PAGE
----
The latter is probably the best team in the conference this season, but the Aggies have yet to play a league game with anything close to resembling a full roster. When D.J. Hogg isn’t suspended, Admon Gilder and Duane Wilson are not injured and Robert Williams is playing like a lottery pick, they’re dominant. We haven’t seen that A&M team in a long time.

And that is how the likes of Florida and Auburn have climbed to the top of the league. The Gators are wildly inconsistent and rely far too much on the three ball, while Auburn – like Arkansas and Tennessee – is one of these teams that seems to thrive more on effort than on raw talent, while Alabama has yet to find a way to strike a balance between being a good team offensively and defending the way they defended last year.

Hell, even Georgia and Mississippi State have looked like they might be able to flirt with an at-large bid.

The name you didn’t hear yet, however, is Kentucky.

Which leads me to my next point … (RD)

KENTUCKY IS STILL TRYING TO FIT THEIR PIECES TOGETHER

There are flashes where Kentucky looks like a team that has the horses to make a run at a national title.

Beating Louisville by 29 points was one of those times. Their win over Virginia Tech was one of those times. There were flashes against LSU, and Georgia, and Tennessee, but for the most part, those moments are just flashes.

The issue isn’t necessarily on the offensive end, either. The Wildcats have done a pretty good job on that end. Shai Gilgeous-Alexander is turning into a go-to scorer, Quade Green has opened things up with his ability to impact a game and Hamidou Diallo and Wenyen Gabriel are actually making threes at a pretty good clip.

The problem actually seems to be defensively, where Kentucky isn’t elite. They’re good, 17th nationally in adjusted defensive efficiency, according to KenPom, but 17th nationally isn’t good enough for a team that has some limitations on the other end.

Kentucky needs to be one of the nation’s best defensive teams and they have the athletes to do so. What they don’t always have, however, is elite toughness and the kind of defensive instincts you want them to have.

Kentucky is growing and learning and improving. You can see it. But they still have a ways to go before we can start talking about them as a title contender. (RD)

(Jonathan Daniel/Getty Images)

KANSAS IS NOT THE BIG 12 FAVORITE

Kansas has won 13 Big 12 titles in a row, so they’re probably the betting favorite right now, but when you look at the resumes, it’s hard not to surmise that Texas Tech is the team to beat in the conference. The Red Raiders’ only loss came to Seton Hall at Madison Square Garden, and now they already own a win over the Jayhawks at Allen Fieldhouse and beatdowns over Baylor and Kansas State.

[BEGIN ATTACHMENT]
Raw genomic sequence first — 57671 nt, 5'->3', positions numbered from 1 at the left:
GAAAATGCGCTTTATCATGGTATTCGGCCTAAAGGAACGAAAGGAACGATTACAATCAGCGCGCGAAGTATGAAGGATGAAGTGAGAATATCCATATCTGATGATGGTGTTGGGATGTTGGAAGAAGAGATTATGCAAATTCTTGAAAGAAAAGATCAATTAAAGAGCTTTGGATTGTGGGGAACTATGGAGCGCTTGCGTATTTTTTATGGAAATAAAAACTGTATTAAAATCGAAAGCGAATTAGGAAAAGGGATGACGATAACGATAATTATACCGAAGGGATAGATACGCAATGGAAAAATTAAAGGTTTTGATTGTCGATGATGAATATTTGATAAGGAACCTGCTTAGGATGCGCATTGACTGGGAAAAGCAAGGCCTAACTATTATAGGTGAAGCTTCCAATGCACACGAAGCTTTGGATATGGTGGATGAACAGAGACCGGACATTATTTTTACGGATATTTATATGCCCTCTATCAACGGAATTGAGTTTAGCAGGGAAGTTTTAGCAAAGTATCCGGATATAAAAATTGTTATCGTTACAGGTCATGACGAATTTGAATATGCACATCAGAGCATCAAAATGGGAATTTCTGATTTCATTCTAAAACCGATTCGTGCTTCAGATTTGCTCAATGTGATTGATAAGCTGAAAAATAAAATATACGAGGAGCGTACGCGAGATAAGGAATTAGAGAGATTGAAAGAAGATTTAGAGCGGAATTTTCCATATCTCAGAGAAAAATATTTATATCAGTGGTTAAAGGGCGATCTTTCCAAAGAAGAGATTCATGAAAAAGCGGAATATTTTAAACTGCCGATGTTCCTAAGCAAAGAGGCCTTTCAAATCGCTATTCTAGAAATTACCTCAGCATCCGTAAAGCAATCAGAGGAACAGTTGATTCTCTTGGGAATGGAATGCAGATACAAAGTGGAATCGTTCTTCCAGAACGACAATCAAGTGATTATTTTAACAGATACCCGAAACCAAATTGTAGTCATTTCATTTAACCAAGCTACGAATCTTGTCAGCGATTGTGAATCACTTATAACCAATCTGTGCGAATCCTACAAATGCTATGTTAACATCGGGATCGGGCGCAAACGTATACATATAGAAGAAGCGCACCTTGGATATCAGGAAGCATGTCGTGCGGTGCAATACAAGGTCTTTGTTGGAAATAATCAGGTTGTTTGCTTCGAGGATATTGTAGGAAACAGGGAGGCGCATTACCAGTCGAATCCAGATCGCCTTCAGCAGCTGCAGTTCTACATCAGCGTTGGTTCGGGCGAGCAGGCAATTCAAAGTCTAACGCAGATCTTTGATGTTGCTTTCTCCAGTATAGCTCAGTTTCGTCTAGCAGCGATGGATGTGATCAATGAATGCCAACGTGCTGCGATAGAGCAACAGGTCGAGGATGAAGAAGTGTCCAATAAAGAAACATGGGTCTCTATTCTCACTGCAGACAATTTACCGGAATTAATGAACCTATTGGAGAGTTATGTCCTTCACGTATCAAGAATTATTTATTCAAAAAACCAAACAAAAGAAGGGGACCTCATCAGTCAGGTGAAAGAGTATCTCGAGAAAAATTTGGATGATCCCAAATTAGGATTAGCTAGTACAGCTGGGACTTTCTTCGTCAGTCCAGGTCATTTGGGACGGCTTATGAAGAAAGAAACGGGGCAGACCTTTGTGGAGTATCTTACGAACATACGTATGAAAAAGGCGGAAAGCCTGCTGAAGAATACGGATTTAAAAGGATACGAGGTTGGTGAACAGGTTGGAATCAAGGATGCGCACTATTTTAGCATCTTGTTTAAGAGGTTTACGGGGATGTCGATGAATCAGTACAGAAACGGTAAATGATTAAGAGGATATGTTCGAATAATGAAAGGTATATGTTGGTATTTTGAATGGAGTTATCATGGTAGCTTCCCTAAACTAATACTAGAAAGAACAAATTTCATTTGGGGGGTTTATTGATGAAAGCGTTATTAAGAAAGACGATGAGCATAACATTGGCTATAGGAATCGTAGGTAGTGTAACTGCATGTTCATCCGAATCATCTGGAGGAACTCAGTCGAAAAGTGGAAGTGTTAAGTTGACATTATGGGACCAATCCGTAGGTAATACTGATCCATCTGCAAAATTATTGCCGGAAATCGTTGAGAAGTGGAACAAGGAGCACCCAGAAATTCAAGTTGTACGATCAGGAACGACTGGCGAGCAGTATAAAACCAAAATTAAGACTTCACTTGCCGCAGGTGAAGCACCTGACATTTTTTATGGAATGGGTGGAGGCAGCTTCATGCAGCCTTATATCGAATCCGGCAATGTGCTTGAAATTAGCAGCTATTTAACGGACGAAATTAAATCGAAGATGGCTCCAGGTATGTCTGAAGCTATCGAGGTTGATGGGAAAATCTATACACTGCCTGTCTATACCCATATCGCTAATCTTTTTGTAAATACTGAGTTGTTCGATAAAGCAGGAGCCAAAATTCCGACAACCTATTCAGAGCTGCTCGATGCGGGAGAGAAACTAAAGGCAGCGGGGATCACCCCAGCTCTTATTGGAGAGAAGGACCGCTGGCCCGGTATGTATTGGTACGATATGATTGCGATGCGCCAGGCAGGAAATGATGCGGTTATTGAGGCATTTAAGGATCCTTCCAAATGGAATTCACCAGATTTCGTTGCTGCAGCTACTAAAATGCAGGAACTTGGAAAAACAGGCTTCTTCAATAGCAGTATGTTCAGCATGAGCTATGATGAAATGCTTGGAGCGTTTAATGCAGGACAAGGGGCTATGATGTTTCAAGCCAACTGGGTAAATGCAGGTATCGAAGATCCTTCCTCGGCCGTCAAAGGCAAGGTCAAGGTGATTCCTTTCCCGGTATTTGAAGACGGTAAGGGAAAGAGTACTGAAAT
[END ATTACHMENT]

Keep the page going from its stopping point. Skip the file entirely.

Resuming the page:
The computers love Texas Tech – KenPom has the Raiders ranked fourth – and the eye test gives the same impression. In Lawrence, Chris Beard’s team was the tougher, more disciplined and more cohesive group on the court for basically the full 40 minutes. That almost never happens in Allen Fieldhouse.

Texas Tech is elite defensively, pretty darn good offensively and have a star in Keenan Evans. They’ve got a ton of experience and plenty of talent, too. The Red Raiders are legit. And the best team in the Big 12.

But they’re not alone atop the league. West Virginia has been terrific, became the first team to truly slow down Trae Young and are still waiting on getting Esa Ahmad back. Oklahoma … well they have Trae Young. Even TCU looks like a team that will make some noise in the title race. (TH)

VIRGINIA IS RECESSION-PROOF, AND THE BEST TEAM IN THE ACC

Virginia has suffered a lot of losses in the last couple years. Malcolm Brogdon, Anthony Gill and London Perrantes all moved on. A drawback from this recent run of success wouldn’t be all that surprising. But the Cavaliers look to be as strong as ever.

Obviously, it’s the defense. Tony Bennett’s team ranks No. 1 in adjusted defense on KenPom thanks to opponent effective field goal percentage of 42.4, a 23 percent turnover rate and strong defensive rebounding.

At Virginia, the system is the star. The pack-line defense has excelled year after year under Bennett. The Cavs control pace – they rank outside the top-300 in both offensive and defensive length of possession – and dictate nearly every aspect of the game. The roster may turn over, the All-Americans may graduate and their games may be boring, but Virginia is proving they’re just going to keep winning regardless. With a 14-1 overall record and a 3-0 mark in the ACC, Virginia is just doing Virginia’s thing.